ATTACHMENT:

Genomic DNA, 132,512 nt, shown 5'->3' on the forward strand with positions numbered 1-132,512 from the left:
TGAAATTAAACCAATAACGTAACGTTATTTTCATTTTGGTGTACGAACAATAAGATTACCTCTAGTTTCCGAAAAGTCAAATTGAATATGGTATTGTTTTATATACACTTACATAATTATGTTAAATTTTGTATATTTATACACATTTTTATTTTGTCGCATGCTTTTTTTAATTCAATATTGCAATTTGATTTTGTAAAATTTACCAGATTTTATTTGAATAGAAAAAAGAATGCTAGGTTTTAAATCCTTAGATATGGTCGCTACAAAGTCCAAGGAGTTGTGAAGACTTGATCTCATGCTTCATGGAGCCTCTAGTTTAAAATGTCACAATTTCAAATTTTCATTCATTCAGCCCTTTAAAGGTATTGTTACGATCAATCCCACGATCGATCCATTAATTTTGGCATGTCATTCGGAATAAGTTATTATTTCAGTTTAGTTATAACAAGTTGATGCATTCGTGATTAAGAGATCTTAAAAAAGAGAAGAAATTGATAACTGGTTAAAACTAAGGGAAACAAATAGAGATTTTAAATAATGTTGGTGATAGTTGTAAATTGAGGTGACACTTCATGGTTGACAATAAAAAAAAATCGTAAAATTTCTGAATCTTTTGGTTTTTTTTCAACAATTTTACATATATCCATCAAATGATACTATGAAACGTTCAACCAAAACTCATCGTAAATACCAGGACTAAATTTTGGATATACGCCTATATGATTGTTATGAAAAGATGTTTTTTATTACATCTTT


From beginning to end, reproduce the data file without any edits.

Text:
Genomic DNA, 132,512 nt, shown 5'->3' on the forward strand with positions numbered 1-132,512 from the left:
TGAAATTAAACCAATAACGTAACGTTATTTTCATTTTGGTGTACGAACAATAAGATTACCTCTAGTTTCCGAAAAGTCAAATTGAATATGGTATTGTTTTATATACACTTACATAATTATGTTAAATTTTGTATATTTATACACATTTTTATTTTGTCGCATGCTTTTTTTAATTCAATATTGCAATTTGATTTTGTAAAATTTACCAGATTTTATTTGAATAGAAAAAAGAATGCTAGGTTTTAAATCCTTAGATATGGTCGCTACAAAGTCCAAGGAGTTGTGAAGACTTGATCTCATGCTTCATGGAGCCTCTAGTTTAAAATGTCACAATTTCAAATTTTCATTCATTCAGCCCTTTAAAGGTATTGTTACGATCAATCCCACGATCGATCCATTAATTTTGGCATGTCATTCGGAATAAGTTATTATTTCAGTTTAGTTATAACAAGTTGATGCATTCGTGATTAAGAGATCTTAAAAAAGAGAAGAAATTGATAACTGGTTAAAACTAAGGGAAACAAATAGAGATTTTAAATAATGTTGGTGATAGTTGTAAATTGAGGTGACACTTCATGGTTGACAATAAAAAAAAATCGTAAAATTTCTGAATCTTTTGGTTTTTTTTCAACAATTTTACATATATCCATCAAATGATACTATGAAACGTTCAACCAAAACTCATCGTAAATACCAGGACTAAATTTTGGATATACGCCTATATGATTGTTATGAAAAGATGTTTTTTATTACATCTTT